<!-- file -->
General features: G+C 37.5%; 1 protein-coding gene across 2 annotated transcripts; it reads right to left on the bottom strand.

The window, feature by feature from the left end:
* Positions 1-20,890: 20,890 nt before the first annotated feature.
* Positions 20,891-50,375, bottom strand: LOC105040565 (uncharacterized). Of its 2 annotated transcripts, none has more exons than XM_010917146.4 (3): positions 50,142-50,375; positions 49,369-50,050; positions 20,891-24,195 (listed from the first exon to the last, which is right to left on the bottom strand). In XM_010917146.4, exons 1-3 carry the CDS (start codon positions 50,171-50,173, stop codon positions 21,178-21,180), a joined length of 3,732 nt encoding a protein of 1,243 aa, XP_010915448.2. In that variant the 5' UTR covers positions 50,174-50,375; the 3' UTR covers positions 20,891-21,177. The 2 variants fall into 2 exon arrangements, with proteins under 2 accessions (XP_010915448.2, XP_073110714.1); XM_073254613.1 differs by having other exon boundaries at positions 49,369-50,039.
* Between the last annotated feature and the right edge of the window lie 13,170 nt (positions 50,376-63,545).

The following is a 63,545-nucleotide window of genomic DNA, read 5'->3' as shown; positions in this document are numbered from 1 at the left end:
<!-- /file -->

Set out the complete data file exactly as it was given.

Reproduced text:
General features: G+C 37.5%; 1 protein-coding gene across 2 annotated transcripts; it reads right to left on the bottom strand.

The window, feature by feature from the left end:
* Positions 1-20,890: 20,890 nt before the first annotated feature.
* Positions 20,891-50,375, bottom strand: LOC105040565 (uncharacterized). Of its 2 annotated transcripts, none has more exons than XM_010917146.4 (3): positions 50,142-50,375; positions 49,369-50,050; positions 20,891-24,195 (listed from the first exon to the last, which is right to left on the bottom strand). In XM_010917146.4, exons 1-3 carry the CDS (start codon positions 50,171-50,173, stop codon positions 21,178-21,180), a joined length of 3,732 nt encoding a protein of 1,243 aa, XP_010915448.2. In that variant the 5' UTR covers positions 50,174-50,375; the 3' UTR covers positions 20,891-21,177. The 2 variants fall into 2 exon arrangements, with proteins under 2 accessions (XP_010915448.2, XP_073110714.1); XM_073254613.1 differs by having other exon boundaries at positions 49,369-50,039.
* Between the last annotated feature and the right edge of the window lie 13,170 nt (positions 50,376-63,545).

The following is a 63,545-nucleotide window of genomic DNA, read 5'->3' as shown; positions in this document are numbered from 1 at the left end: